IFC: Is there a method to your madness when coming up with sports fan faux pas?
Joe: I just think of the worst things that would ruin a sporting event for everyone. Peeing in the slushy machine in open view of a crowd seemed like a good one.

IFC: Honestly now, how many of the fan transgressions are things you’ve done or thought about doing?
Joe: I’ve thought about ripping out a whole row of chairs at a theater or stadium, so I would have my own private space. I like to think of that really whenever I have to sit crammed next to lots of people. Imagine the leg room!

Check out the full seasons of Frank and Lamar and Sport Court now on IFC’s Comedy Crib.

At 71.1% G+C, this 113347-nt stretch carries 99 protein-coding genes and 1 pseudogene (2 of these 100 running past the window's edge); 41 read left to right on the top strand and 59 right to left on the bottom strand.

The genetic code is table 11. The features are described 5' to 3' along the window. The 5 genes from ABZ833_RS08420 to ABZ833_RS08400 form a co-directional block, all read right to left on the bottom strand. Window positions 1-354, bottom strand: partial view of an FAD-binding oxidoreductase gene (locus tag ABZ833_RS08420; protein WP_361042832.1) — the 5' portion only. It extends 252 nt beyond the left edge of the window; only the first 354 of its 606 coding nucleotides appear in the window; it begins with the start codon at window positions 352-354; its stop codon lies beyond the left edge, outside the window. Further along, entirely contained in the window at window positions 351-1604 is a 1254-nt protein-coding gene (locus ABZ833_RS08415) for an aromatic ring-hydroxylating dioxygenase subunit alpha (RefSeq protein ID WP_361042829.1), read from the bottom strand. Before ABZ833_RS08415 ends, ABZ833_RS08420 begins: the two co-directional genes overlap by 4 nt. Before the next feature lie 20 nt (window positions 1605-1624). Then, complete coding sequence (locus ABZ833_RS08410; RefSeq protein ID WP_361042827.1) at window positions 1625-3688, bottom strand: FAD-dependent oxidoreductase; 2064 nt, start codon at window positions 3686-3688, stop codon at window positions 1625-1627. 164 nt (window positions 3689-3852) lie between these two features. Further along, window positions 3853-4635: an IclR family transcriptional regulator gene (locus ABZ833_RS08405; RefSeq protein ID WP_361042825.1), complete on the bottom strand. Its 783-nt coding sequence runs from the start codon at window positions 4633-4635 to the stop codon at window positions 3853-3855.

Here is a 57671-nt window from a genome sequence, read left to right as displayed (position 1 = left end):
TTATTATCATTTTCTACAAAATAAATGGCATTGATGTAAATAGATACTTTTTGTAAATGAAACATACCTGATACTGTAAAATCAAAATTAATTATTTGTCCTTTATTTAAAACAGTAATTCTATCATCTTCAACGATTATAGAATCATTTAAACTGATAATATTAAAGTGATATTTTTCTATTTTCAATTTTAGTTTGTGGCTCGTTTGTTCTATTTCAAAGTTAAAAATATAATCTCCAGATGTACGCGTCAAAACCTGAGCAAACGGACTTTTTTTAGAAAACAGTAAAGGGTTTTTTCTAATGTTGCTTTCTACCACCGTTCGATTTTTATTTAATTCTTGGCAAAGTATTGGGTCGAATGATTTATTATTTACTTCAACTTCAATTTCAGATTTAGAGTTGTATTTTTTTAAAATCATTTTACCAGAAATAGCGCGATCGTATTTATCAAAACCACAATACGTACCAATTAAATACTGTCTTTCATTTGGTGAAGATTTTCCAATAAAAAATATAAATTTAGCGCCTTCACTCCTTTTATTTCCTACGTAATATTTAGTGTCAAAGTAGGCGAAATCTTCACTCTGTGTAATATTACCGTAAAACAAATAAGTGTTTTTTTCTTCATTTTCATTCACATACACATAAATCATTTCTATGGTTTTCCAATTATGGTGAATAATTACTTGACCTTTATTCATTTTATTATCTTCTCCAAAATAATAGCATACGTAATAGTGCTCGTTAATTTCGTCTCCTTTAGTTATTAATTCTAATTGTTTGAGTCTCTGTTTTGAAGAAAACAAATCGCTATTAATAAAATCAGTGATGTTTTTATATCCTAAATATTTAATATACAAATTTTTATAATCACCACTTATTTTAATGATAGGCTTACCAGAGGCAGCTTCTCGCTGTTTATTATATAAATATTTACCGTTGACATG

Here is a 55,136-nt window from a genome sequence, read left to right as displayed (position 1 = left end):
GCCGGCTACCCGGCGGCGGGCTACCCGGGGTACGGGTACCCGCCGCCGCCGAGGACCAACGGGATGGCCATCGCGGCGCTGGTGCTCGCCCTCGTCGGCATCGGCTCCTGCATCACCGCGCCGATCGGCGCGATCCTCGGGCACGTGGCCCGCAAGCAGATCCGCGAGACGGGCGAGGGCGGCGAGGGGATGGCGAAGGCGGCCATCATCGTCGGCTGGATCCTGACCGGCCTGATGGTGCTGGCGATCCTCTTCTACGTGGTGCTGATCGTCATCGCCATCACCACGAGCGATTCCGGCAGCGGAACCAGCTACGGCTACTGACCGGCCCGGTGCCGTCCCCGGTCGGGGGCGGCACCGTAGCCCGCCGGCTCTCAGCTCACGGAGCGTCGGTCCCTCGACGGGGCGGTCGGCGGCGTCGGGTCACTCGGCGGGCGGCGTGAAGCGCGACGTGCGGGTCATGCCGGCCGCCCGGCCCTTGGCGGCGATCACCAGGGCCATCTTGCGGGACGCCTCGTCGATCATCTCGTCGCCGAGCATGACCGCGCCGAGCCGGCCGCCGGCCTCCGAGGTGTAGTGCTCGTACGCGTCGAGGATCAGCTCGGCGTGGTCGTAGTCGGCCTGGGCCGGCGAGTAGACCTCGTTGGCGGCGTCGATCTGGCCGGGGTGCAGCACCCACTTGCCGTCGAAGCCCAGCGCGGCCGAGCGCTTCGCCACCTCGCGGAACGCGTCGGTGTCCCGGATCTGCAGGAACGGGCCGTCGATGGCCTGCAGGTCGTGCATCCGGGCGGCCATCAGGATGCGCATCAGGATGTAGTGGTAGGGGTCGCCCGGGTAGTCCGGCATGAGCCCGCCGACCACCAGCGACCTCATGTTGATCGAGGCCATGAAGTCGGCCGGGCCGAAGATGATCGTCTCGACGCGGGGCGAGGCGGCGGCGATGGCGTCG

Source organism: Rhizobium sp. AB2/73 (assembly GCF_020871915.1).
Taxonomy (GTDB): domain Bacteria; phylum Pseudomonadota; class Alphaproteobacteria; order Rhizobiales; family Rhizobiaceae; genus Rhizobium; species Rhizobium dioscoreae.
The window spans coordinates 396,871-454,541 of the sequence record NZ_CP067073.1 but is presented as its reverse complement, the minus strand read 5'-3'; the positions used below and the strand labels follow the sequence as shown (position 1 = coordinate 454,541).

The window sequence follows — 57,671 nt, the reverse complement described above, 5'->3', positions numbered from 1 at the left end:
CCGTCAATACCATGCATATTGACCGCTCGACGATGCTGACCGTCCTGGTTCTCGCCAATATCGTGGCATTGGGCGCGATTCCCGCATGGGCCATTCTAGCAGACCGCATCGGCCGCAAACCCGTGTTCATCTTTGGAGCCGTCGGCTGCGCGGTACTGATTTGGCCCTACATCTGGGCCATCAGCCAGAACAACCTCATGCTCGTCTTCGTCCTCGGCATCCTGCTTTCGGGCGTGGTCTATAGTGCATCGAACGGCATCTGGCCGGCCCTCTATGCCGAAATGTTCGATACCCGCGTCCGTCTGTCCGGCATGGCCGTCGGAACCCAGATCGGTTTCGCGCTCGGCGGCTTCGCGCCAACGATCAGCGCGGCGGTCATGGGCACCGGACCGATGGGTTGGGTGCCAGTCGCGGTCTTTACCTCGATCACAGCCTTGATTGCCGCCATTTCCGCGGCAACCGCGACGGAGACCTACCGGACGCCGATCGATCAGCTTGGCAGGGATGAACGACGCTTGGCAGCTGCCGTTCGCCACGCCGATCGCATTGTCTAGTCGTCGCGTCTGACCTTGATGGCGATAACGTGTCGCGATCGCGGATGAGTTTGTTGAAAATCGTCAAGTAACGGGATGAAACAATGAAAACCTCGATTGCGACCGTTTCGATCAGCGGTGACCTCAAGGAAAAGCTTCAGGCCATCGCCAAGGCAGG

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Millennial Wisdom

Charles Speaks For Us All

Get to know Charles, the social media whiz of Brockmire.

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He may be an unlikely radio producer Brockmire, but Charles is #1 when it comes to delivering quips that tie a nice little bow on the absurdity of any given situation.

Charles also perfectly captures the jaded outlook of Millennials. Or at least Millennials as mythologized by marketers and news idiots. You know who you are.

Played superbly by Tyrel Jackson Williams, Charles’s quippy nuggets target just about any subject matter, from entry-level jobs in social media (“I plan on getting some experience here, then moving to New York to finally start my life.”) to the ramifications of fictional celebrity hookups (“Drake and Taylor Swift are dating! Albums y’all!”). But where he really nails the whole Millennial POV thing is when he comments on America’s second favorite past-time after type II diabetes: baseball.

Here are a few pearls.